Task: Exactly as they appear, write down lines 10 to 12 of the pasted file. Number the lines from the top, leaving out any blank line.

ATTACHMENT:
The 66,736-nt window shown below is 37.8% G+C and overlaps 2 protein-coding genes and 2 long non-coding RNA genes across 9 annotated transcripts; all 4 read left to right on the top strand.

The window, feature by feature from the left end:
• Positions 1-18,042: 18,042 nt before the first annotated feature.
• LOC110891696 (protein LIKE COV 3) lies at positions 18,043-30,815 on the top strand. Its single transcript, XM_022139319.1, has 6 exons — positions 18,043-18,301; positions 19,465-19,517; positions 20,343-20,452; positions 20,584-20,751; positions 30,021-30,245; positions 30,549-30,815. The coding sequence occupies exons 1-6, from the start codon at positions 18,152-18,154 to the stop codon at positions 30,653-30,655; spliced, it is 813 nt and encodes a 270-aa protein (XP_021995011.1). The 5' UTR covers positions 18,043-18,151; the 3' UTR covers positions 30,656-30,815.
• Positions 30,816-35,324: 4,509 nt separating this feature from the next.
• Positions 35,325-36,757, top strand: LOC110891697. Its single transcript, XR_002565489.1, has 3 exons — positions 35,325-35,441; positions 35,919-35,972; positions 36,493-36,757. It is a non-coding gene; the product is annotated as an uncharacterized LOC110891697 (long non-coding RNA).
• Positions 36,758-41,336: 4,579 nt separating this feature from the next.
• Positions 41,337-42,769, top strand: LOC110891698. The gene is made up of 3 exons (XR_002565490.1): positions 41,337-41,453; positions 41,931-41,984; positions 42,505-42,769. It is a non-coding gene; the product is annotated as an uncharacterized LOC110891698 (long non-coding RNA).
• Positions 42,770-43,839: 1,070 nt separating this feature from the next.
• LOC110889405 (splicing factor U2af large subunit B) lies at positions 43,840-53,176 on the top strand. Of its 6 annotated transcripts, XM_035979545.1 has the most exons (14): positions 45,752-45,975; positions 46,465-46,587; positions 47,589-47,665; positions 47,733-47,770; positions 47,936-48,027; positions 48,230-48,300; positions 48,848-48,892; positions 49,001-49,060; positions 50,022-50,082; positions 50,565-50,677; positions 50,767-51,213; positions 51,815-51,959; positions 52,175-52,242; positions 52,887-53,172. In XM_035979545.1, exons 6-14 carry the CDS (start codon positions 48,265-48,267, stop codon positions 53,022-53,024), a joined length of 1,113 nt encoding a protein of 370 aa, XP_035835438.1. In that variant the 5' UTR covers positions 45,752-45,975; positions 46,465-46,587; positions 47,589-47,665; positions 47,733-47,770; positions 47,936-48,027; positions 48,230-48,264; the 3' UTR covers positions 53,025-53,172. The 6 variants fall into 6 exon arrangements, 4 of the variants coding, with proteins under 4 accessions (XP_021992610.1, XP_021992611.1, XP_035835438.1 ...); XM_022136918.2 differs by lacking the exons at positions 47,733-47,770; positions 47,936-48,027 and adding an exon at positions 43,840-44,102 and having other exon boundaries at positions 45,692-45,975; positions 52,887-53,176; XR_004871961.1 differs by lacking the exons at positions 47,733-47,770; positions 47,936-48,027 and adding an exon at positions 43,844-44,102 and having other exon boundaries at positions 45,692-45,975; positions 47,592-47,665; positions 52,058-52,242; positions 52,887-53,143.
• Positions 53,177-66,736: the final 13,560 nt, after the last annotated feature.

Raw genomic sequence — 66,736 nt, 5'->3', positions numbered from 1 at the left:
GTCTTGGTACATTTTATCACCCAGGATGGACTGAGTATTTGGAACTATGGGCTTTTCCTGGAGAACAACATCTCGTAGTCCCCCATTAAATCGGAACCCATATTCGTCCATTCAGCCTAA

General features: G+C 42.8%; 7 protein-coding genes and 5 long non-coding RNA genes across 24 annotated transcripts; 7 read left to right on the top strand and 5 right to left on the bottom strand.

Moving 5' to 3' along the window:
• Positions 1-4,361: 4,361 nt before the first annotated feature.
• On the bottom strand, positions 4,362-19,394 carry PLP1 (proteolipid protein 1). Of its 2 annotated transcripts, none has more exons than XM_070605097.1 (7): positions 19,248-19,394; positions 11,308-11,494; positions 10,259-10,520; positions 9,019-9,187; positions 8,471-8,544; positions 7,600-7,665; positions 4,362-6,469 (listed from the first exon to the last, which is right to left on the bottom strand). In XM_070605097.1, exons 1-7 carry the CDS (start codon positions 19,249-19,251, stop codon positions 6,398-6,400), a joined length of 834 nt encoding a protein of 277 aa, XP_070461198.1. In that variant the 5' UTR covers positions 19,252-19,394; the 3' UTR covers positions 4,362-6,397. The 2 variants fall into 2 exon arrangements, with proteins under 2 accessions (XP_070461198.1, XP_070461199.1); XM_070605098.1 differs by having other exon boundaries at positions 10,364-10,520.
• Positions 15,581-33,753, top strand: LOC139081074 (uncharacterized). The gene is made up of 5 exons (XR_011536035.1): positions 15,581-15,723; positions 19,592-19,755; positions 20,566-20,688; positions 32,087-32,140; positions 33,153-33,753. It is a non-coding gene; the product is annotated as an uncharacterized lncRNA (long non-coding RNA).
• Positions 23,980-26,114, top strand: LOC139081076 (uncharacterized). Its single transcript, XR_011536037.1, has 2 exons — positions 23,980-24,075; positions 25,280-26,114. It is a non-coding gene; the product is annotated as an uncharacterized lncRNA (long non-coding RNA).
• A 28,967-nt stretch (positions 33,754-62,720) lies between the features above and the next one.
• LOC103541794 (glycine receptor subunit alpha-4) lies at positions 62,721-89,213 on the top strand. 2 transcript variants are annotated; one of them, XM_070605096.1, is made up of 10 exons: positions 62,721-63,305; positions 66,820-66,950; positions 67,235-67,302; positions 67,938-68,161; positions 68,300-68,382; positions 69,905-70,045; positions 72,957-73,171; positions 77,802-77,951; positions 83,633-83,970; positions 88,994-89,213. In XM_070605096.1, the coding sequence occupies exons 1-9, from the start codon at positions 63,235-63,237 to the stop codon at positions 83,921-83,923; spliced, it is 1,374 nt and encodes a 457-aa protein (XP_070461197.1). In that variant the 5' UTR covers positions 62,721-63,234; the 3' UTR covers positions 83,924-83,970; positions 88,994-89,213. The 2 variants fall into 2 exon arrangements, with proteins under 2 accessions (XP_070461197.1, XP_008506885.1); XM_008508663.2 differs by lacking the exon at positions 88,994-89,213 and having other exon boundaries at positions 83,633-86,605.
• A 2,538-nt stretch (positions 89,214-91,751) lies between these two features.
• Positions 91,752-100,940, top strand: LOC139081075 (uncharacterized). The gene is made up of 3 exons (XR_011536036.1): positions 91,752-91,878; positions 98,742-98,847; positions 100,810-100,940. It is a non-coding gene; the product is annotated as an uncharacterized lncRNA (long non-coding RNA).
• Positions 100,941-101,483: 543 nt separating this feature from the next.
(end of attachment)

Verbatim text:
• LOC110889405 (splicing factor U2af large subunit B) lies at positions 43,840-53,176 on the top strand. Of its 6 annotated transcripts, XM_035979545.1 has the most exons (14): positions 45,752-45,975; positions 46,465-46,587; positions 47,589-47,665; positions 47,733-47,770; positions 47,936-48,027; positions 48,230-48,300; positions 48,848-48,892; positions 49,001-49,060; positions 50,022-50,082; positions 50,565-50,677; positions 50,767-51,213; positions 51,815-51,959; positions 52,175-52,242; positions 52,887-53,172. In XM_035979545.1, exons 6-14 carry the CDS (start codon positions 48,265-48,267, stop codon positions 53,022-53,024), a joined length of 1,113 nt encoding a protein of 370 aa, XP_035835438.1. In that variant the 5' UTR covers positions 45,752-45,975; positions 46,465-46,587; positions 47,589-47,665; positions 47,733-47,770; positions 47,936-48,027; positions 48,230-48,264; the 3' UTR covers positions 53,025-53,172. The 6 variants fall into 6 exon arrangements, 4 of the variants coding, with proteins under 4 accessions (XP_021992610.1, XP_021992611.1, XP_035835438.1 ...); XM_022136918.2 differs by lacking the exons at positions 47,733-47,770; positions 47,936-48,027 and adding an exon at positions 43,840-44,102 and having other exon boundaries at positions 45,692-45,975; positions 52,887-53,176; XR_004871961.1 differs by lacking the exons at positions 47,733-47,770; positions 47,936-48,027 and adding an exon at positions 43,844-44,102 and having other exon boundaries at positions 45,692-45,975; positions 47,592-47,665; positions 52,058-52,242; positions 52,887-53,143.
• Positions 53,177-66,736: the final 13,560 nt, after the last annotated feature.

Raw genomic sequence — 66,736 nt, 5'->3', positions numbered from 1 at the left: